* Stephan Fauve (ENS Paris)*

This course aims to provide simple methods to handle so-called complex
phenomena described by nonlinear partial differential
equations. Systems governed by nonlinear equations display multiple
solutions with different symmetries. We study the bifurcations i.e.
the transitions between these solutions when a parameter of the system
is varied. We show that in the vicinity of these bifurcations, the
system is governed by universal equations, normal forms, that mostly
depend on the broken symmetries at the transition. We emphasize the
analogy with phase transitions, but also point out differences such
that limit cycles or chaotic behaviors that do not occur at
equilibrium. The following problems are considered:

1. Nonlinear
waves in dispersive media: a universal equation that describes the
motion of a wave packet, the nonlinear Schrödinger
equation. Instability of a quasi-monochromatic wave, generation of
solitons. Solitons as particles.

2. Pattern-forming instabilities in
hydrodynamics. Amplitude equations from symmetry arguments.

3. Analogy with the mean field description of phase transitions:
superfluidity, superconductivity, magnetic domains,
commensurable-incommensurable transitions.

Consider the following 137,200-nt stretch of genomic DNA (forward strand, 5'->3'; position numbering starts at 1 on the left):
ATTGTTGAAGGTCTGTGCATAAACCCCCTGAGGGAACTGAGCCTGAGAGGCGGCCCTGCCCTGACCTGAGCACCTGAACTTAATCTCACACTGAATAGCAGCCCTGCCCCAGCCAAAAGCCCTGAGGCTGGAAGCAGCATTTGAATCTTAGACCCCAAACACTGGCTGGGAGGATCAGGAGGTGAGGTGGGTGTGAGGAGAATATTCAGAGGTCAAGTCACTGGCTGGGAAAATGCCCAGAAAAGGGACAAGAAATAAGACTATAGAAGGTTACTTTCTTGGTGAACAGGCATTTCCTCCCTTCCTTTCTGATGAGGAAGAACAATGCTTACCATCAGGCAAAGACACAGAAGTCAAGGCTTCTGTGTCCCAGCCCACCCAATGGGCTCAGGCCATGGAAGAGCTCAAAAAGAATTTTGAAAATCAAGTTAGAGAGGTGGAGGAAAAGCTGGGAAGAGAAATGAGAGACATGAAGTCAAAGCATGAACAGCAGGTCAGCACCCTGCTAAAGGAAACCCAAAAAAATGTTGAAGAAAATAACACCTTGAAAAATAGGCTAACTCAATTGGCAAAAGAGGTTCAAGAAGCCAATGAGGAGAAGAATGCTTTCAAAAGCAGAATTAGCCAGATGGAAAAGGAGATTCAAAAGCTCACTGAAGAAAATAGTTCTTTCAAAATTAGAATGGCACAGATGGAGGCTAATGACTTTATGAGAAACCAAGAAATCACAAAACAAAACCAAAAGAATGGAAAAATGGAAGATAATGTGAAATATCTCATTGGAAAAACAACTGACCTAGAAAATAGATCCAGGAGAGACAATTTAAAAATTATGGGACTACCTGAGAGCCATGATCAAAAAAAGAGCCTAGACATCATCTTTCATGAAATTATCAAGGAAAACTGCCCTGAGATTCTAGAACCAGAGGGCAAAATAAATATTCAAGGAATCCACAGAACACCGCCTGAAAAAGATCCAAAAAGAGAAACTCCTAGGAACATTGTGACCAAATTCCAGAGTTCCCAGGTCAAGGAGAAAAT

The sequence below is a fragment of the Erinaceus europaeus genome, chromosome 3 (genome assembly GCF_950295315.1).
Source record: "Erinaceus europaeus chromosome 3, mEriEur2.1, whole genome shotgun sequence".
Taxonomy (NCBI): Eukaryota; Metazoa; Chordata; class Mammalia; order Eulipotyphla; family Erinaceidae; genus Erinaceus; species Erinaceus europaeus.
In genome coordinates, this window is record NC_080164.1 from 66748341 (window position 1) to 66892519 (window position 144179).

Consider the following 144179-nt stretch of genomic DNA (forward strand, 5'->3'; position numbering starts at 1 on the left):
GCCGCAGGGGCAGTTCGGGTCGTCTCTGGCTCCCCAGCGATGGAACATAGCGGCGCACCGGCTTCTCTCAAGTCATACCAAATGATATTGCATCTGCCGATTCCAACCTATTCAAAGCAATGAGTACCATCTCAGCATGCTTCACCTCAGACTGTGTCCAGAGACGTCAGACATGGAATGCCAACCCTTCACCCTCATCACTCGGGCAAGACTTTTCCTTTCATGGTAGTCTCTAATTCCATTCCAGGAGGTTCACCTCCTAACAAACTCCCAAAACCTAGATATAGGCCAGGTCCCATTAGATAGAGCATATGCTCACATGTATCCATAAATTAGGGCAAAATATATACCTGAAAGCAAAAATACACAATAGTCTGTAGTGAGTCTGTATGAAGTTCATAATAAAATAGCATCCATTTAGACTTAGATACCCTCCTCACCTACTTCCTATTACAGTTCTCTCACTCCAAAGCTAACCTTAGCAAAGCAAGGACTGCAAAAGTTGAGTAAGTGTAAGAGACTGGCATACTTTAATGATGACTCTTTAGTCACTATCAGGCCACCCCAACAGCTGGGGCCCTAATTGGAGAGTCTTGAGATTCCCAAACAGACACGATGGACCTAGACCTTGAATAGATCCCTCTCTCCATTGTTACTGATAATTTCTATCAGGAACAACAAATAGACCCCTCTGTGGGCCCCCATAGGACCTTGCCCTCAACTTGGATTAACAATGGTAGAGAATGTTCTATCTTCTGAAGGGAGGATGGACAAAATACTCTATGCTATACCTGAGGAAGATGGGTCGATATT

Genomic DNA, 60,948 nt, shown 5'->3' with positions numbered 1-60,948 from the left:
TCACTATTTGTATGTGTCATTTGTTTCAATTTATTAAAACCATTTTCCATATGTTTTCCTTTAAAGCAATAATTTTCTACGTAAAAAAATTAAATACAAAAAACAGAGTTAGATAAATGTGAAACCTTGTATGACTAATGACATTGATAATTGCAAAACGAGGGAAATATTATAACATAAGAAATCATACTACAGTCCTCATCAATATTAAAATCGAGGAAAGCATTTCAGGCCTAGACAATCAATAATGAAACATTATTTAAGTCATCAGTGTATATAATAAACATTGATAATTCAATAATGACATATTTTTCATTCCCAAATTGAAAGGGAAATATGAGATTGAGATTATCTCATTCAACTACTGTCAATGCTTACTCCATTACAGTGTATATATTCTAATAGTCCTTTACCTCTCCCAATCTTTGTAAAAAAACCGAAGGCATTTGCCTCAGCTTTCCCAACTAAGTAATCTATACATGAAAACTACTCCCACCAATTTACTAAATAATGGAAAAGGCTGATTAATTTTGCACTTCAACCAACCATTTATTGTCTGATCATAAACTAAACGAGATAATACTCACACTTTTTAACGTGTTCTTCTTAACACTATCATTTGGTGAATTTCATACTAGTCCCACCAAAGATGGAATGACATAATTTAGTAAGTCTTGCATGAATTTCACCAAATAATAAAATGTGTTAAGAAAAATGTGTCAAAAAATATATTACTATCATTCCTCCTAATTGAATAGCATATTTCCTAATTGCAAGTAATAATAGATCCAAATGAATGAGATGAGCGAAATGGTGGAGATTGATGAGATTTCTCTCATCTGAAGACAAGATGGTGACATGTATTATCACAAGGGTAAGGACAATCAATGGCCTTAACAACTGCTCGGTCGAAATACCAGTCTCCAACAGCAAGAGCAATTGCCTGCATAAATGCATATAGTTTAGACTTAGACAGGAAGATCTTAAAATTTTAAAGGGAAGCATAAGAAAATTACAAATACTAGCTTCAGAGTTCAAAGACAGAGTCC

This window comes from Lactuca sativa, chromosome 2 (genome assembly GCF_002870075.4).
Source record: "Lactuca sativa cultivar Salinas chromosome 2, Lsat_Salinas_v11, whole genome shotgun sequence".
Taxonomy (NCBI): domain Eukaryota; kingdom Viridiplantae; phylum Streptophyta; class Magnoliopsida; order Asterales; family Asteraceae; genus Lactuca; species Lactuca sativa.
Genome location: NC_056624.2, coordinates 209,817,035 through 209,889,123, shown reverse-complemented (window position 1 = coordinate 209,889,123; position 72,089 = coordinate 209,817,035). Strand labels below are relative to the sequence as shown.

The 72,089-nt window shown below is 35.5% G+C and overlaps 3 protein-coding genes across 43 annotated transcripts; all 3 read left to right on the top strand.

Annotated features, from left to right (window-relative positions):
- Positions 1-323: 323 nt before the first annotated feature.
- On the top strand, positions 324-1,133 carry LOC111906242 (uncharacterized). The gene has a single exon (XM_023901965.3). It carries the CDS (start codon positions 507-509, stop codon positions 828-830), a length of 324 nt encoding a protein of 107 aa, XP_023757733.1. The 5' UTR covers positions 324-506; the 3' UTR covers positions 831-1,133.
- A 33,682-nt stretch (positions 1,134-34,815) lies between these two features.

4. Broken symmetries and
neutral modes. Secondary instabilities described by phase
dynamics. Topological defects.

5. Subcritical bifurcations and
metastable states. Localized structures. Analogy with the liquid-vapor
transition. Nucleation and Maxwell construction. Non potential
effects.

** Prerequisite:**

Overall, a basic Master 1 level in
applied maths, physics or mechanics is required

**Bibliography:**

1. G. B. Witham, Linear and nonlinear waves, Wiley (New York, 1974)

2. A. C. Newell, Solitons in mathematics and physics, SIAM (1985)

3. Hydrodynamics and nonlinear instabilities, edited by C. Godrèche and P. Manneville, Cambridge University Press (1998)

**Timing:**
The Course is offered in the second part (december-february) of the M2 year.

It consists of 8 Lectures on Wednesdays from 1.45pm to 5.45pm at Sorbonne University, **room to be announced**

First lecture on **Wednesday 4th December**

**ECTS Credits:**3

**Hours:** 30 hours.